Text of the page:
Edcon Ltd Versus Pillemer

A recent judgment by the Supreme Court of Appeal in Edcon Ltd v Pillemer and Others has raised the question as to when dishonesty warrants a dismissal. The issue that arises in cases of dishonesty is whether a future employment relationship would be intolerable. It is trite law that for a dismissal to be fair it must have been motivated by a fair reason and affected in accordance with fair procedure. Thus, it is only where the misconduct is so gross that it makes any future employment intolerable that the sanction of dismissal would be appropriate. [2] 

The purpose of this note is to thoroughly analyse the Edcon judgment in light of the above. Firstly, an overview of the facts shall be provided. Secondly, the commissioner’s findings shall be discussed, and finally, the Supreme Court of Appeal’s findings shall be discussed and final comments will be made.

The facts

Ms Reddy was employed by Edcon Limited (Edcon) as a quality controller. As a result of her position in the company, Reddy was entitled to the use of a company vehicle, courtesy of Edcon’s car scheme policy (the policy). In terms of the policy, it was mandatory that Reddy, report any accidents of her vehicle to Edcon, the South African Police Service (SAPS) and the relevant insurance company within 24 hours. She was further required not to effect any repairs to the company vehicle without first obtaining approval from the insurance company.

In June 2003, Reddy’s son, Andre, was involved in an accident whilst driving the company vehicle. Reddy was not in the vehicle at the time. Rather than complying with the company’s policy of reporting the accident to Edcon, the SAPS and the relevant insurance company, Reddy arranged for the vehicle to be repaired at her husband’s panel beating shop.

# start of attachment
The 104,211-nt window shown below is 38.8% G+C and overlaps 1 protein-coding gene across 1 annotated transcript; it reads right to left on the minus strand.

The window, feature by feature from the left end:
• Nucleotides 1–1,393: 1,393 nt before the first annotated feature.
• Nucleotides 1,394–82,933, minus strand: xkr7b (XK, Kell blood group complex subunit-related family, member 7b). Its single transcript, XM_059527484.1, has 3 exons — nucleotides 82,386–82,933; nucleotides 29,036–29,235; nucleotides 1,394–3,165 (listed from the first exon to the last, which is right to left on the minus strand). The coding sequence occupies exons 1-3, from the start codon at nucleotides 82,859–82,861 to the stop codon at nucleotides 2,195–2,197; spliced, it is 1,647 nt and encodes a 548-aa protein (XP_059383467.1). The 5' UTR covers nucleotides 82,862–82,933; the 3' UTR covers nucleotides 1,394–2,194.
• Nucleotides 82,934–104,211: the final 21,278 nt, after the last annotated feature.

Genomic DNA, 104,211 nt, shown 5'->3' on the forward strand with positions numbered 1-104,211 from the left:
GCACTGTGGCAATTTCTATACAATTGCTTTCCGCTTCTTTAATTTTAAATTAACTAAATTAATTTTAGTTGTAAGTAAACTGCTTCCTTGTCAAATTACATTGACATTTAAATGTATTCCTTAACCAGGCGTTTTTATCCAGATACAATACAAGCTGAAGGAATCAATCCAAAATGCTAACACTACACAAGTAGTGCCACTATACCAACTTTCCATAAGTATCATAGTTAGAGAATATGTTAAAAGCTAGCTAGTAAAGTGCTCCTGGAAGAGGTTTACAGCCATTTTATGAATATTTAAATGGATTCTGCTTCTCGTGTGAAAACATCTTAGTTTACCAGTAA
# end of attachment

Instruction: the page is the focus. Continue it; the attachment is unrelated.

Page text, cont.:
Six months later, Reddy took the vehicle to a Toyota dealer to have its performance inspected. On inspection the service personnel discovered that the vehicle had been involved in an accident and had not been properly repaired. Reddy had requested her manager, Clive Dwyer, to authorise payment of the repairs, but had not disclosed that the vehicle had been involved in an accident. After an enquiry with the dealership, Dwyer learnt the true reason for the repairs and became aware of Reddy’s failure to report the accident.

When questioned by Dwyer, Reddy initially denied the accident. She later admitted the occurrence of the accident but stated that she had been driving the vehicle at the time the accident occurred. Edcon’s security manager, Naidoo, was appointed to investigate the matter. Reddy continued with her dishonesty during questioning, stating that her son had been driving the vehicle when the accident had occurred and that she had been a passenger. It was only after Reddy’s son gave a separate statement confirming that he had been alone in the vehicle when the accident had occurred that she admitted the truth.